Taking a tougher stance on unethical apps

File photo pf a man using his phones.

PETALING JAYA, Kuala Lumpur - The Android operating system has grown by leaps and bounds from the time it was unveiled back in 2007. The amount of support that the operating system has been garnering from developers has been overwhelming, judging by the rapid growth of the Google Play which now offers users almost a million apps for download.

The main source to download apps for Android devices, Google Play has a wide range of free and paid apps and games ranging from the brilliant to downright dumb and useless. Some can even be harmful to your device.

Hence, users should really exercise a certain degree of caution and level of intelligence when downloading apps. While Google makes an effort to control the quality and security of the apps on Google Play, some rogue apps are still able to slip past.

Some of these harmful apps may contain viruses or malicious content that can hurt your Android device, while the less dangerous but the more common and annoying ones, are filled with spyware or adware.

And when an app seems too good to be true, it most probably is.

Don't expect an app that promises you the secrets to get rich quick, or one that offers erotic videos of scantily clad girls to be without any hidden intentions or threats.

If these aren't prank apps, they're most likely apps that are secretly leeching something out of your device without your knowledge. If it isn't sending out your information stored in your phone, it is sending in ads or viruses to your device.

Users can usually identify apps with questionable intent prior to installing an app. Apps are always required to ask for permissions before users install them, and users can scrutinise if an app is seeking more than is required. For example, it wouldn't make sense for a wallpaper app to require access to your phonebook.

Sadly, many do not take the time or effort to go through the list of permissions that the apps are requesting, similar to the cases of people who just agree to terms and conditions without bothering to read them.

One thing that annoys me when I'm using my smartphone are apps that blasts advertisements to the notification bar. Such apps will appear as a notification and will usually ask you to click on it, and in doing so, will take you to some weird website or a download page of some other app.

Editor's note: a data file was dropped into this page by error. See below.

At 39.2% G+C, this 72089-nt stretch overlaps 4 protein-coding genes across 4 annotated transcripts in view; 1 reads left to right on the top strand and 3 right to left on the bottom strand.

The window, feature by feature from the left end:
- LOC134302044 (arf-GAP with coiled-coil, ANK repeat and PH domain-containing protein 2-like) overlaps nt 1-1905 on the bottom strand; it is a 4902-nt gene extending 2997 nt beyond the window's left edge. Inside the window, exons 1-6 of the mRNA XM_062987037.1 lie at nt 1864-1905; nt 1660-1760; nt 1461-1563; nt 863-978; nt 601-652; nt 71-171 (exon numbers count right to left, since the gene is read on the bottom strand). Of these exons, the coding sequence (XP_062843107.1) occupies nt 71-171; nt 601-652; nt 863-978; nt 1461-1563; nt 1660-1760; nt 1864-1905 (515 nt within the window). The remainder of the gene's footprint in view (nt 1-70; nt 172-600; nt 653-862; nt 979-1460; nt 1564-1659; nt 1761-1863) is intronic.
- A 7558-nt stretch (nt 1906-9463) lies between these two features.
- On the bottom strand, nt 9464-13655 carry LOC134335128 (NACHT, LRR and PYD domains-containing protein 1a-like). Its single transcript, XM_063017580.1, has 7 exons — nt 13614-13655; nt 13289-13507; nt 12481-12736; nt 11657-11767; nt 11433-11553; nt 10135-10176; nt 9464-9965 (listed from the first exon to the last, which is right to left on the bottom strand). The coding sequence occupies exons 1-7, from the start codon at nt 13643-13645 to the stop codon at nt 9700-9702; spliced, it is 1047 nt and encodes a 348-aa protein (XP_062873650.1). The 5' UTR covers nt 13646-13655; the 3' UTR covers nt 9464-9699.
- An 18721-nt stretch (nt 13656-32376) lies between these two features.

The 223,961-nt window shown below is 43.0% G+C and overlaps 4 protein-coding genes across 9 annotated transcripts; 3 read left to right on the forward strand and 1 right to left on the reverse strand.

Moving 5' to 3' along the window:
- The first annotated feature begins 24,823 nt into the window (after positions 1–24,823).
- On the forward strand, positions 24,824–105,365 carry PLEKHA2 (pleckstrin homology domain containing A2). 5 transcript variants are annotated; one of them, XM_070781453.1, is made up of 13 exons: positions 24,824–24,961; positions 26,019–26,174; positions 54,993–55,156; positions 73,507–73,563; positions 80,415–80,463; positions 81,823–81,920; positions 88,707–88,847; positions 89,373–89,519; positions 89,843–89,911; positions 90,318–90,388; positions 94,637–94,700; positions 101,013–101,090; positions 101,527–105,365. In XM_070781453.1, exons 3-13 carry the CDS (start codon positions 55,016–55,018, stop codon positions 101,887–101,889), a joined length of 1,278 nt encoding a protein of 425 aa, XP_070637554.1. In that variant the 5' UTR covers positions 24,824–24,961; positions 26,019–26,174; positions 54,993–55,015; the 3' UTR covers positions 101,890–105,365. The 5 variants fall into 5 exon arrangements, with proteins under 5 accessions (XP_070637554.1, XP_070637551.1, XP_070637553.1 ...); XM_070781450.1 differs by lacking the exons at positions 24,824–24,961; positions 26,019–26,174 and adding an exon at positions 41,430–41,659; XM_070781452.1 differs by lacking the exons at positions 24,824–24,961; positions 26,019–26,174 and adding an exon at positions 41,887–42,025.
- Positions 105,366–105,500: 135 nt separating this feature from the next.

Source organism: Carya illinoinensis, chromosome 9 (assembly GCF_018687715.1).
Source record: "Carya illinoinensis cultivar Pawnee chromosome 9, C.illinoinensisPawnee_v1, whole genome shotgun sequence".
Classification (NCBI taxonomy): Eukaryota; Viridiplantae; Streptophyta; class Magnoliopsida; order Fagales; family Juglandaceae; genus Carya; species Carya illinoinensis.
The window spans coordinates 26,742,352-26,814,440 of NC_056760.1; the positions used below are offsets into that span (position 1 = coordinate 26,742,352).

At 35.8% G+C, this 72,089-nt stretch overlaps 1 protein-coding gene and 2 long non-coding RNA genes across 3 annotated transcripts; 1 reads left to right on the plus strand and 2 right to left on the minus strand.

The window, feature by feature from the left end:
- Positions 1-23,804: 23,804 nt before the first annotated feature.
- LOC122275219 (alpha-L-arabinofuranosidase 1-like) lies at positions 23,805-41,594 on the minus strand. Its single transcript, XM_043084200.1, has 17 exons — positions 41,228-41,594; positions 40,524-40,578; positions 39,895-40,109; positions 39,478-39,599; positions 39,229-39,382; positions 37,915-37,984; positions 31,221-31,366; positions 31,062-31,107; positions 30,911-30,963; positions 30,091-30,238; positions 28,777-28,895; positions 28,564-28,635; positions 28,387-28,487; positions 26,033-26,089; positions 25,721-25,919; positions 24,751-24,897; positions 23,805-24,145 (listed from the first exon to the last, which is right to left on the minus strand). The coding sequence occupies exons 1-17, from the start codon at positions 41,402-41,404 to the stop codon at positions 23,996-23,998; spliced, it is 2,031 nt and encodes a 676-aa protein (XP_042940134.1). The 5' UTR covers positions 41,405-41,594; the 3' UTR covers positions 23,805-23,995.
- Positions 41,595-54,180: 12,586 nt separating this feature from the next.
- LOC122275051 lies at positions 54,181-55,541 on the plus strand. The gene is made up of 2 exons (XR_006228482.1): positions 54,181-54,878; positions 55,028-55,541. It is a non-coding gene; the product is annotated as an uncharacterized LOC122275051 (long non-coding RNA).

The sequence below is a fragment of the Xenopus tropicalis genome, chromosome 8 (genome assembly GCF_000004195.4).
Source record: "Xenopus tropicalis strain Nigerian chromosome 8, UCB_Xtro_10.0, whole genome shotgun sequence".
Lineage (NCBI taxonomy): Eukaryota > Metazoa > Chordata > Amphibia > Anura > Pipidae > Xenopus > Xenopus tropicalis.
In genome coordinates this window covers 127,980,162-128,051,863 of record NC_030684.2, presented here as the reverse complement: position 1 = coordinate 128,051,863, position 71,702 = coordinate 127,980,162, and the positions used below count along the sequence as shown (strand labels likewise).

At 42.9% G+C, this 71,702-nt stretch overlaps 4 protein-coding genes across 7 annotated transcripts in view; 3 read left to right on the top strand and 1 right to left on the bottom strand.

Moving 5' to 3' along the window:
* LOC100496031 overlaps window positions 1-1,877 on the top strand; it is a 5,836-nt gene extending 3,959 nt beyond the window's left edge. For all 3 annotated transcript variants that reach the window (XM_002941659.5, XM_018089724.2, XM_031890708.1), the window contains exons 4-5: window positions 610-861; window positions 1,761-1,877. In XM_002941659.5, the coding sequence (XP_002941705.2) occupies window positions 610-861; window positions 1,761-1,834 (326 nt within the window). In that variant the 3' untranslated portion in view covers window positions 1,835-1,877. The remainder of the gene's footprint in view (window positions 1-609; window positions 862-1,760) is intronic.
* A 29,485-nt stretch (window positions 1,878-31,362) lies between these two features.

We could not complain as this was technically acceptable as Google did not disallow developers from adding that feature into their apps.

In such cases, I had used the Addons Detector, an app which was specially designed to find apps with push notification and icon ads, to identify and eliminate such apps.

Updated developer policy

However, there will no longer be a need for apps such as Addons Detector as Google has updated their Google Play developer policy to disable push notification ads from being hidden in apps.

The updated developer policy also now prohibits apps with misleading information in their description.

And apps are no longer allowed to confuse users by imitating other existing apps. In this regard, I've come across many apps from small developers that have tried to ride on the fame of top apps.

One clear example is Rovio Entertainment's hit game Angry Birds. Many other developers have released apps posing to offer "different versions' of the popular game, trying to fool unsuspecting users. And users searching for the game on the Google Play, are bombarded by these different versions. The new update also warns developers against manipulating product ratings or reviews. This includes unauthorised means such as fraudulent installs, paid or fake reviews or ratings, or offering incentives to rate their apps.

Another update is the ban on the use of irrelevant, misleading, or excessive keywords in an app description. This form of spamming has always annoyed me and this is a welcome update for me.

With these updates, users will be better protected against unethical developers and their apps.